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Environmental Performance of East Asia Summit Countries from the Perspective of Energy Security

Author

Listed:
  • Yudha Prambudia

    () (Graduate School of System Design and Management, Keio University, Collaboration Complex, 4-1-1 Hiyoshi, Kohoku-ku, Yokohama, Kanagawa 223-8526, Japan)

  • Masaru Nakano

    () (Graduate School of System Design and Management, Keio University, Collaboration Complex, 4-1-1 Hiyoshi, Kohoku-ku, Yokohama, Kanagawa 223-8526, Japan)

Abstract

Energy security is an increasingly important issue for East Asia Summit (EAS) countries. The Cebu declaration on East Asia Energy Security provides a common ground towards improving energy security. However, EAS countries are in a different situation and face different challenges. This leads to varying policies in dealing with energy security. This study provides an analysis of future environmental performance of three EAS countries with distinct socioeconomic and energy conditions from an energy security standpoint. A model which captures complex interrelationships between different aspects of energy security is developed for the study. Aspects related to energy, socioeconomics, and the environment are considered in the model. Policy scenarios which reflect governments’ efforts to improve energy security are developed for simulation. Analysis is performed by comparing each country performances indicated by measures related to CO 2 emissions. The results show that Japan would achieve a very small increase in CO 2 emission growth. China would still produce the largest amount of CO 2 emission, but its growth would decrease significantly. In the contrary, Indonesia’s emission would be the smallest, but its growth would be the fastest. The results indicate that Indonesia’s commitment to the Cebu declaration goal will not be sustained. The study suggests that the Cebu declaration should be moved forward by including legally binding commitments and clear CO 2 emission reduction targets.

Suggested Citation

  • Yudha Prambudia & Masaru Nakano, 2012. "Environmental Performance of East Asia Summit Countries from the Perspective of Energy Security," Sustainability, MDPI, Open Access Journal, vol. 4(12), pages 1-28, November.
  • Handle: RePEc:gam:jsusta:v:4:y:2012:i:12:p:3206-3233:d:21725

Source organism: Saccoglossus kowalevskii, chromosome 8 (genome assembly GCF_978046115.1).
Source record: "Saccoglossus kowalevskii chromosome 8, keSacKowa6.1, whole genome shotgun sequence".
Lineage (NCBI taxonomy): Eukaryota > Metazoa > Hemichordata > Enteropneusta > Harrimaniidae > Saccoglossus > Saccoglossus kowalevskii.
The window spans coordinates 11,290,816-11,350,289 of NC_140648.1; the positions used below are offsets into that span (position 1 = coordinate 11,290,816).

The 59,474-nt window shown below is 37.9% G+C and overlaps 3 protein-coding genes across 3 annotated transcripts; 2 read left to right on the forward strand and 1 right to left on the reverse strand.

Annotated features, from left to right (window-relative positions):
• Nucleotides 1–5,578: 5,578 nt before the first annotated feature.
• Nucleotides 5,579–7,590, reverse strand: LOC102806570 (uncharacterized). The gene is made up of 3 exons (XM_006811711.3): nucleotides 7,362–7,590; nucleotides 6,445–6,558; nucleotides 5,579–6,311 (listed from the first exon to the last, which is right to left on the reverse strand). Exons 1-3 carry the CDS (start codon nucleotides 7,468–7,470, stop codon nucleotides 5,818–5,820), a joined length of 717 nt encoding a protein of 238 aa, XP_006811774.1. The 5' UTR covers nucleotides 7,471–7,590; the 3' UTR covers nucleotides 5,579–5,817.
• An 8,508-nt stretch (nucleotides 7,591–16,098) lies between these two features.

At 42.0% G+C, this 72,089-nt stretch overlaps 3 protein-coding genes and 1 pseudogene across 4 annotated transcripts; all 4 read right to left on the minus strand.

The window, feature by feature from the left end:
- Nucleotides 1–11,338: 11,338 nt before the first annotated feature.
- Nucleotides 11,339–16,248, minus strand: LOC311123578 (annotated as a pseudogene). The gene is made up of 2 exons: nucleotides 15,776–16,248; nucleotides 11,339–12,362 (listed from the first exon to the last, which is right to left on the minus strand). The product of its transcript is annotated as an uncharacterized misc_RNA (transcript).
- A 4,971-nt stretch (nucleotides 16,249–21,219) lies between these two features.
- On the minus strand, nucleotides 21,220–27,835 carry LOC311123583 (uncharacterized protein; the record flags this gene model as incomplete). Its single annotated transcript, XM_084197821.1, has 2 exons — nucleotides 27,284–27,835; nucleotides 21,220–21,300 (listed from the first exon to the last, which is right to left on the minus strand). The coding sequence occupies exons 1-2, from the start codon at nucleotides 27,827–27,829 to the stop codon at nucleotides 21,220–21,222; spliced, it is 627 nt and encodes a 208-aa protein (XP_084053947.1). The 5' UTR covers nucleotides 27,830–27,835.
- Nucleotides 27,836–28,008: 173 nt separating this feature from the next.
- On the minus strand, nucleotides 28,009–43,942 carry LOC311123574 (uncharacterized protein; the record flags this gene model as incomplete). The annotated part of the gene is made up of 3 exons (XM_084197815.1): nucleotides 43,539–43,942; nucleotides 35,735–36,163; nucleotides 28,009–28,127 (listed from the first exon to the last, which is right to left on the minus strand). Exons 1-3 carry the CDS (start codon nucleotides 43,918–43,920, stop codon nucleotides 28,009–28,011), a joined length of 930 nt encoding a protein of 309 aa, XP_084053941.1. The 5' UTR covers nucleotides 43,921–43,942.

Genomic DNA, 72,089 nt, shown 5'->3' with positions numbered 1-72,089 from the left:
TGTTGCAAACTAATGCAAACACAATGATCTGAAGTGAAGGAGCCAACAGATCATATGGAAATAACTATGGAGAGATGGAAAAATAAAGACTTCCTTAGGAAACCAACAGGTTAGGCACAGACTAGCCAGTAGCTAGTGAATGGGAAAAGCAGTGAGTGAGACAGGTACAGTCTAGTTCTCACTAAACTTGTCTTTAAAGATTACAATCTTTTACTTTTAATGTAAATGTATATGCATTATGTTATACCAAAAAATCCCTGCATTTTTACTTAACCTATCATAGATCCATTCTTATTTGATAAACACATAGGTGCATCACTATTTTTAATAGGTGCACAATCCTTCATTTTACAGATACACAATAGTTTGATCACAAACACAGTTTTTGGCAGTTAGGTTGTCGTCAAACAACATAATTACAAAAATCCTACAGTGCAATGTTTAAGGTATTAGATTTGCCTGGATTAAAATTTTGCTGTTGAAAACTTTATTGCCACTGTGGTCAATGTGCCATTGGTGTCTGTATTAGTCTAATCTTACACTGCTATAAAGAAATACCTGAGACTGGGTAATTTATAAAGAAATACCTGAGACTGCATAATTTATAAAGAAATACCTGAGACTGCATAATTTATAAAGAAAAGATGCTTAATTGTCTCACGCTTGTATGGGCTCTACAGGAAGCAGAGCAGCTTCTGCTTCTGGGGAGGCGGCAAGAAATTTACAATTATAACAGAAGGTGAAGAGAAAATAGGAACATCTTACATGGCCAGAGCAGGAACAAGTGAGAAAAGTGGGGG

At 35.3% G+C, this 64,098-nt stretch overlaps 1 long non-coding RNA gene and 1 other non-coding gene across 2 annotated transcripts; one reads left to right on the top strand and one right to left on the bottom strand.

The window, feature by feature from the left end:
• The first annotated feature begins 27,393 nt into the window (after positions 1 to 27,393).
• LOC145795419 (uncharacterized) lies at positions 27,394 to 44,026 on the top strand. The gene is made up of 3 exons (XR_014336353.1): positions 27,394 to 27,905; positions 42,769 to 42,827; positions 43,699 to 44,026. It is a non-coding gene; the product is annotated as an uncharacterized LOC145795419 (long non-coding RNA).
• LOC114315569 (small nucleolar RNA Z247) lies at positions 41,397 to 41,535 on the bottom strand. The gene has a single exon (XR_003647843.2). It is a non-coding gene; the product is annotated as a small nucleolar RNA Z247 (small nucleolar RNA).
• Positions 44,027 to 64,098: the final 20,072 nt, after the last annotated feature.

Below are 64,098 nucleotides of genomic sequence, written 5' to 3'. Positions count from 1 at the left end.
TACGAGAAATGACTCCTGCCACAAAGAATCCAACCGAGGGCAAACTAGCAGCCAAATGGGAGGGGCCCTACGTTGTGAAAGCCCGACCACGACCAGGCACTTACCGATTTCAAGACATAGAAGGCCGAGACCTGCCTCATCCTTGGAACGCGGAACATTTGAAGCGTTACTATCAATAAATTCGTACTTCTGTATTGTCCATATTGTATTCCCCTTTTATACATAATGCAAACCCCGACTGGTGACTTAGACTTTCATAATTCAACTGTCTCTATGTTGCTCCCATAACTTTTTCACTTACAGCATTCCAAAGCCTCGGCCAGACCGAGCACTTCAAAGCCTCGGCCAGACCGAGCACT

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    References listed on IDEAS

    as
    1. A. Greening, Lorna & Greene, David L. & Difiglio, Carmen, 2000. "Energy efficiency and consumption -- the rebound effect -- a survey," Energy Policy, Elsevier, vol. 28(6-7), pages 389-401, June.
    2. Leung, Guy C.K., 2011. "China's energy security: Perception and reality," Energy Policy, Elsevier, vol. 39(3), pages 1330-1337, March.
    3. Arief Anshory Yusuf & Budy P. Resosudarmo, 2007. "On the Distributional Effect of Carbon Tax in Developing Countries: The Case of Indonesia," Working Papers in Economics and Development Studies (WoPEDS) 200705, Department of Economics, Padjadjaran University, revised Aug 2007.
    4. Lu, Chuanyi & Tong, Qing & Liu, Xuemei, 2010. "The impacts of carbon tax and complementary policies on Chinese economy," Energy Policy, Elsevier, vol. 38(11), pages 7278-7285, November.
    Full references (including those not matched with items on IDEAS)

    More about this item

    Keywords

    environmental performance; energy supply; energy security; policy; simulation;

    JEL classification:

    • Q - Agricultural and Natural Resource Economics; Environmental and Ecological Economics
    • Q0 - Agricultural and Natural Resource Economics; Environmental and Ecological Economics - - General
    • Q2 - Agricultural and Natural Resource Economics; Environmental and Ecological Economics - - Renewable Resources and Conservation
    • Q3 - Agricultural and Natural Resource Economics; Environmental and Ecological Economics - - Nonrenewable Resources and Conservation
    • Q5 - Agricultural and Natural Resource Economics; Environmental and Ecological Economics - - Environmental Economics
    • Q56 - Agricultural and Natural Resource Economics; Environmental and Ecological Economics - - Environmental Economics - - - Environment and Development; Environment and Trade; Sustainability; Environmental Accounts and Accounting; Environmental Equity; Population Growth
    • O13 - Economic Development, Innovation, Technological Change, and Growth - - Economic Development - - - Agriculture; Natural Resources; Environment; Other Primary Products

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